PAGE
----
you can ask for these particular pages from your local public library. if they don’t have the book, you can get the pages through the interlibrary loan program.
native american records are discussed in pages 352-386.

Tracing ancestors among the Five Civilized Tribes: Southeastern Indians …
By Rachal Mills Lennon
this book could be accessed through the interlibary loan program also.

always find the state archives. some records are online, some records are not. but many times you can find a record not found in other places. you want to see also about newspaper mentions for obituaries, births, marriages in particular.

check courts for probate, civil and criminal cases, marriage records.

if your ancestors lived on a reservation, they might not appear on a federal census because they were not taxed.
1860 census, indian territory.

this book is a good read about the dawes roll and how they implemented it.
The Dawes Commission and the allotment of the Five Civilized Tribes, 1893-1914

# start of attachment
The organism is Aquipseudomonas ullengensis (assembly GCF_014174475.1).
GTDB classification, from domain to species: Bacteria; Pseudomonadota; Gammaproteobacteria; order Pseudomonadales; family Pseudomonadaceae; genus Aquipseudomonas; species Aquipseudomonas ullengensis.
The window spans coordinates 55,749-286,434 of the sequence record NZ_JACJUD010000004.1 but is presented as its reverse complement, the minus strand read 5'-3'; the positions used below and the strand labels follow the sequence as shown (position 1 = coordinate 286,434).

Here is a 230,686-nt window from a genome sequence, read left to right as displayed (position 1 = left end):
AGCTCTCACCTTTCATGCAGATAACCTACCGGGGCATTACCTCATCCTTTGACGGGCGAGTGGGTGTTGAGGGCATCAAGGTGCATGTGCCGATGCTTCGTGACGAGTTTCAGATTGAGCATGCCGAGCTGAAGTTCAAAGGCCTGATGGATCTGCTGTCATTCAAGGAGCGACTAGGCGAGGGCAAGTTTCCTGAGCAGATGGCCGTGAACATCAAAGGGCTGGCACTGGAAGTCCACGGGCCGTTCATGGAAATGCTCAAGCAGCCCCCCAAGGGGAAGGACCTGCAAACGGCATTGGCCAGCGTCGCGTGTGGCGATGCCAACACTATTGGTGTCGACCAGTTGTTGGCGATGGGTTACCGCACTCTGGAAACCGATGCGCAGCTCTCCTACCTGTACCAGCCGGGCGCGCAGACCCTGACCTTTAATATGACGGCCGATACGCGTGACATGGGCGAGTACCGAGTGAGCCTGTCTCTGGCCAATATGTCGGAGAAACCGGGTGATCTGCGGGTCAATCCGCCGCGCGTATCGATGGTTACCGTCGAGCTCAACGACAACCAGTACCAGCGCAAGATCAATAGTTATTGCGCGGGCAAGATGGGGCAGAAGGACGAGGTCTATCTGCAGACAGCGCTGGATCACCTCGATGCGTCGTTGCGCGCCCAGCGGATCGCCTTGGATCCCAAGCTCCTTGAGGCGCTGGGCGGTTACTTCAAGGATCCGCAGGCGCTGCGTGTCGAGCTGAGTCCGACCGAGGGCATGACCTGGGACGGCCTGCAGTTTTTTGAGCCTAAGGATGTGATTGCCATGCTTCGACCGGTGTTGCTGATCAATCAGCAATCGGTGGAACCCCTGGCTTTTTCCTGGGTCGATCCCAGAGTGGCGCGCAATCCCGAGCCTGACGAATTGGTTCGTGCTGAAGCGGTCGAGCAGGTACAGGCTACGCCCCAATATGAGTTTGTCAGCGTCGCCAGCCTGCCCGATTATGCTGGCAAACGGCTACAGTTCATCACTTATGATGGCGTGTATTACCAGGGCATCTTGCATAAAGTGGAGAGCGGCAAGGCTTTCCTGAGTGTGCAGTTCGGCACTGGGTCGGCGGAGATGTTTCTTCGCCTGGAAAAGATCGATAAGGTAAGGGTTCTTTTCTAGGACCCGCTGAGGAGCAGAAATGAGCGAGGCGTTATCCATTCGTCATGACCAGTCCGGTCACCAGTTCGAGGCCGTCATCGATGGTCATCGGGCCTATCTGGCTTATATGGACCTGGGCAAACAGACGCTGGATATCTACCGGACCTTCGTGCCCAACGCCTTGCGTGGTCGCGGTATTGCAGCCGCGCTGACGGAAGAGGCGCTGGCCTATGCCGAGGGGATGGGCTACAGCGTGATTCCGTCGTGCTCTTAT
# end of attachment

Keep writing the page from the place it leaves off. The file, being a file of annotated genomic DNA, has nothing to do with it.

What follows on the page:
By Kent Carter

good advice about native research:

if your relatives came from a different geographic location or belonged to a different tribe, try searching google for the state and tribes. you might find a contact for a state-recognized tribe or a federal recognized tribe.

i have collected many resources over the years. if you want to write to me, and request the choctaw resource list, i will be glad to send it to you.

i am just a volunteer that wants to empower people to learn how to do genealogy.

suzanne hamlet shatto

suzanne hamlet shatto suzanne hamlet shatto

posted on June 24, 2011 and updated on June 25, 2011

this is a duplicate answer.

suzanne hamlet shatto suzanne hamlet shatto

posted on June 24, 2011 and updated on June 25, 2011

this is a duplicate answer.

suzanne hamlet shatto suzanne hamlet shatto

posted on June 24, 2011 and updated on June 25, 2011

this is a duplicate answer.
the choctaw website was crashing when i was submitting my reply.